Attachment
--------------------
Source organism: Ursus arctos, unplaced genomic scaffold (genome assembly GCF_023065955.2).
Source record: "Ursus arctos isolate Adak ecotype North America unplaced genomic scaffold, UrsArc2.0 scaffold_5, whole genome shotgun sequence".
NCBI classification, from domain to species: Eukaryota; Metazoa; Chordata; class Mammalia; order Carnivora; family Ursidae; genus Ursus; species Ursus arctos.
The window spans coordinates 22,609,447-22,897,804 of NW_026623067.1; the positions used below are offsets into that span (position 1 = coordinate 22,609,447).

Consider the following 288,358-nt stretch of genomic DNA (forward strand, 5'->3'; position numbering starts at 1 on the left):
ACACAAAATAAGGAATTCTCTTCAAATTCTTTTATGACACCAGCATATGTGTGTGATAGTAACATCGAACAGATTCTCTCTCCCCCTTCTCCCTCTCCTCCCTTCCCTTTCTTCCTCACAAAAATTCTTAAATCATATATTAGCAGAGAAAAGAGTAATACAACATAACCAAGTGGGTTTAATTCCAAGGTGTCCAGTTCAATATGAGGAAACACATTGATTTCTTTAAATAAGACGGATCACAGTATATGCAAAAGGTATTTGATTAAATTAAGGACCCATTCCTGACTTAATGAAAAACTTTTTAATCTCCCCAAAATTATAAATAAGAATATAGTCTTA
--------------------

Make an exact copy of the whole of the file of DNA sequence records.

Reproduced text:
Source organism: Ursus arctos, unplaced genomic scaffold (genome assembly GCF_023065955.2).
Source record: "Ursus arctos isolate Adak ecotype North America unplaced genomic scaffold, UrsArc2.0 scaffold_5, whole genome shotgun sequence".
NCBI classification, from domain to species: Eukaryota; Metazoa; Chordata; class Mammalia; order Carnivora; family Ursidae; genus Ursus; species Ursus arctos.
The window spans coordinates 22,609,447-22,897,804 of NW_026623067.1; the positions used below are offsets into that span (position 1 = coordinate 22,609,447).

Consider the following 288,358-nt stretch of genomic DNA (forward strand, 5'->3'; position numbering starts at 1 on the left):
ACACAAAATAAGGAATTCTCTTCAAATTCTTTTATGACACCAGCATATGTGTGTGATAGTAACATCGAACAGATTCTCTCTCCCCCTTCTCCCTCTCCTCCCTTCCCTTTCTTCCTCACAAAAATTCTTAAATCATATATTAGCAGAGAAAAGAGTAATACAACATAACCAAGTGGGTTTAATTCCAAGGTGTCCAGTTCAATATGAGGAAACACATTGATTTCTTTAAATAAGACGGATCACAGTATATGCAAAAGGTATTTGATTAAATTAAGGACCCATTCCTGACTTAATGAAAAACTTTTTAATCTCCCCAAAATTATAAATAAGAATATAGTCTTA